Tobold's Blog
Wednesday, July 09, 2014
 
A first 5th edition remark

I have frequently joked that if you want to know what edition of Dungeons & Dragons you are playing, you only need to ask "How many arrows does it take to kill a first level mage?". I watched WotC do a demonstration of the new starter set on YouTube and the group cleric there gets one-shotted by a critical hit. And the DM mentioned that in a previous trial run of the same adventure a mage not only got dropped by a critical arrow hit, but outright killed.

I believe 5E to be rather deadly, at least in the low levels. The advantage / disadvantage mechanic makes critical hits far more likely, and player characters have much less health than in 4E. And while a critical hit in 4E does damage as if you had rolled the maximum on the dice, in 5E you get twice the dice to roll. So if you roll high, you do more damage on a crit. More crits, potentially higher damage per crit, and lower health pools. What could possibly go wrong?

As I reported yesterday my campaign is in the middle of a fight which is hard and didn't go terribly well for the players. It is possible that somebody will die in that fight. But if somebody does, that will be an accumulation of several things, tactical errors made, and health lost over several rounds, with opportunities of healing having been missed. In 5E you can lose a character to a single arrow in the surprise round of an ambush. I don't consider that to be good game design. Character death should be a strong feedback signal telling you that you did something wrong, and not a random result telling you that you have bad luck.

Comments:
I heard rumors that there will be rules for starting campaigns at level 3, which skips the 'I am a potentially useless noob' levels and gets you into a power level more closely approaching 1st level characters in 4th edition.

I haven't played 5th yet (my Starter Set is waiting on me to pick it up, and I've barely skimmed the free PDF), but I think they are really trying to make a one-size fits all game. I don't think that is going to work out well, but who knows?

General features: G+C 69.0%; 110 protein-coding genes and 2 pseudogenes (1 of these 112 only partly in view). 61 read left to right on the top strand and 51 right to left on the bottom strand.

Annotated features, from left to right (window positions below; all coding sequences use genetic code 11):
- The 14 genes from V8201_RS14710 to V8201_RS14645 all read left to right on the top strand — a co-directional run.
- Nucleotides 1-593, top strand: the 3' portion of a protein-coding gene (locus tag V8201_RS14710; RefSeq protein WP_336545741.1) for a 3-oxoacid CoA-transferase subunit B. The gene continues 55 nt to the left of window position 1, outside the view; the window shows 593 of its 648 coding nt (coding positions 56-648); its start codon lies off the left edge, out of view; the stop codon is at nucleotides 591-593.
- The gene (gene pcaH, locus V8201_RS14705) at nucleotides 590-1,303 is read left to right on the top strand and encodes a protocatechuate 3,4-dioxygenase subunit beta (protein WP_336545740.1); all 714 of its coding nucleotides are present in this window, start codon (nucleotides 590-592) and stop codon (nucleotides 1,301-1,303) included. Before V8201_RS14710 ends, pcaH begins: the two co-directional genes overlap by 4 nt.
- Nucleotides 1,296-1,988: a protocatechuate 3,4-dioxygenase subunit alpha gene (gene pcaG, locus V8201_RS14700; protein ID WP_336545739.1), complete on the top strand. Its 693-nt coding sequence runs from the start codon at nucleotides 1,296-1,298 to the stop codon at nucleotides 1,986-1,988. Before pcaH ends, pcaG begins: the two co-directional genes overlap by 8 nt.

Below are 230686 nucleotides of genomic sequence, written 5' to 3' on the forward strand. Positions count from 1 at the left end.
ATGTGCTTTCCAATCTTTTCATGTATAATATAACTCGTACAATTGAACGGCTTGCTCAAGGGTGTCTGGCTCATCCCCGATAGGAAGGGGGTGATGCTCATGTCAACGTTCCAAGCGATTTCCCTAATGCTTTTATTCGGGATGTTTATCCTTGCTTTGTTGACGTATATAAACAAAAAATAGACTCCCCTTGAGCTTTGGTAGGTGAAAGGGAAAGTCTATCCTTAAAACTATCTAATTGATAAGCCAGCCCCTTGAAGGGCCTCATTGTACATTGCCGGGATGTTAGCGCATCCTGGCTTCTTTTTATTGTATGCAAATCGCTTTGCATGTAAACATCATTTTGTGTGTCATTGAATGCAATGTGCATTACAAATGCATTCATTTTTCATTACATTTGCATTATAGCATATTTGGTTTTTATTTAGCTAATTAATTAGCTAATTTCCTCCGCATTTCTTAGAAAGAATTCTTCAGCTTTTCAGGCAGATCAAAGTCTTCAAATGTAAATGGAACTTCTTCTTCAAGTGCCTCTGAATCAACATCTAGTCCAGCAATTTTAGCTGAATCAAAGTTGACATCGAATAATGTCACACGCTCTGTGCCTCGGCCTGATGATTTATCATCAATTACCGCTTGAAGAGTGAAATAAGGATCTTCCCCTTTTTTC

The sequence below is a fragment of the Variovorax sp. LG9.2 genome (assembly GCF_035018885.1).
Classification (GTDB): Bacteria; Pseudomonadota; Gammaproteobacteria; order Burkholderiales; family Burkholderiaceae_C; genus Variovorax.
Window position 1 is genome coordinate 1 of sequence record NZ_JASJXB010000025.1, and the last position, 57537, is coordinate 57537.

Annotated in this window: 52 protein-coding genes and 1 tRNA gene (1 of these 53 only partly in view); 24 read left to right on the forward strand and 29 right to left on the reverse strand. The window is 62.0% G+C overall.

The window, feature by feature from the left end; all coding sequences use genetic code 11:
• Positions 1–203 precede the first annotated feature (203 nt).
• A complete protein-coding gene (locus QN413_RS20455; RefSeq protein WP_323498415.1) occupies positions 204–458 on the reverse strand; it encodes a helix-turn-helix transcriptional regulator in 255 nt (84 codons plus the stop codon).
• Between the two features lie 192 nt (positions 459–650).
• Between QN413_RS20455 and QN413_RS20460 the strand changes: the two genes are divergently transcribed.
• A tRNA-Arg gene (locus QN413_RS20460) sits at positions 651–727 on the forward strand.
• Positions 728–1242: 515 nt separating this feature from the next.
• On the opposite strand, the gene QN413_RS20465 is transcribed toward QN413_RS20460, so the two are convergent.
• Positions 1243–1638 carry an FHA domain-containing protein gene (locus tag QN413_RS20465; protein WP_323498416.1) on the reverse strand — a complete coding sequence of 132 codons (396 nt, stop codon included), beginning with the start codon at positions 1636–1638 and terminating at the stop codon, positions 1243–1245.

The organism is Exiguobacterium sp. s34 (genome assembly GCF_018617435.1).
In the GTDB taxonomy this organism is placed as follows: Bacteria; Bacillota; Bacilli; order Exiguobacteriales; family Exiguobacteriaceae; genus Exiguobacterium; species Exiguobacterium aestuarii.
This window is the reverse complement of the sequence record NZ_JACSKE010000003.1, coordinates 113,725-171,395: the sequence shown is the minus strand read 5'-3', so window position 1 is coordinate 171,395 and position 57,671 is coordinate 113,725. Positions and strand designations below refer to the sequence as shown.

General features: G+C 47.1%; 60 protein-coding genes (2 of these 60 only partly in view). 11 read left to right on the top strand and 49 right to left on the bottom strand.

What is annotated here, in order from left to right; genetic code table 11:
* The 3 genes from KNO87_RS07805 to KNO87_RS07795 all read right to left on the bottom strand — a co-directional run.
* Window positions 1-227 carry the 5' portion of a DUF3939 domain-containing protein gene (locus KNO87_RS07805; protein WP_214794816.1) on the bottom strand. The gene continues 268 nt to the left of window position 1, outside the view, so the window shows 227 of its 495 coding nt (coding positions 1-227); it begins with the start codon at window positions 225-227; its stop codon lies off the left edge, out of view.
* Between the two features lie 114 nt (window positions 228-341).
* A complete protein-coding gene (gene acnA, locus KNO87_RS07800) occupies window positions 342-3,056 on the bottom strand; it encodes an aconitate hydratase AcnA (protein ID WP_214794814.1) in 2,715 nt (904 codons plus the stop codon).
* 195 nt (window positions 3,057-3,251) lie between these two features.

I was just going to suggest what Marshall said, that you could start your campaign at higher levels. Of course, doing this makes mages comparatively more powerful while reducing the risk of choosing one, depending on how many levels you skip.

But I do still agree that it is poor design to make a class a liability at lower levels and a rampaging god of death at higher levels.
 
I'm fine with being one-shot in first level in an RPG, but then again, I'm pretty Old School that way.

If people go into it knowing up front that the game is lethal, particularly at low levels, they'll have the knowledge necessary to counteract that as much as possible.

 
I also watched that WotC demo video. To be totally fair, the GM explained that the wizard was not one-shotted, he was already severely injured. He had 8 hp total, but was at only 3 hp. He took a crit for 11 damage, putting him at -8, a negative >= to his max HP, hence death. The point still stands, it is very easy to die at first level. But then again other than 4th edition, it was always easy to die in old editions. Wizards used to roll 1d4 starting HP, + Con modifier. Now they get a full 6 from their 1d6. So it used to be even worse.

Part of the problem is that it seems far more difficult to heal in 5th. Clerics can only cast heal like 2x per day again, so they have to try and make the most of it. I don't think they even get extra spell slots for high wisdom. It takes a long rest (8 hrs) to regain slots, and you can only do one of those every 24 hours, as written. And Second Wind is now usable only by a Fighter.

So it's probably optimal to wait until a character drops below 0 to bother healing them. But this makes a crit death very possible. But there is a good reason GM screens were invented, so you can fudge unlucky rolls like that to avoid unfair results. This GM was rolling out in the open, a bad example to set for new GMs.

I suppose low level chars are considered cannon-fodder, as not much time has been invested in them, and they're easily enough replaced.
 
Sorry, but for me a game where the DM has to cheat to make it work is the quintessence of bad game design. I don't want the DM to arbitrarily decide who dies. But that requires to get the math on probabilities right in the rules system.
 
Sorry, but for me a game where the DM has to cheat to make it work is the quintessence of bad game design. I don't want the DM to arbitrarily decide who dies

Nonsense. You assert that when a DM modifies his dice rolls: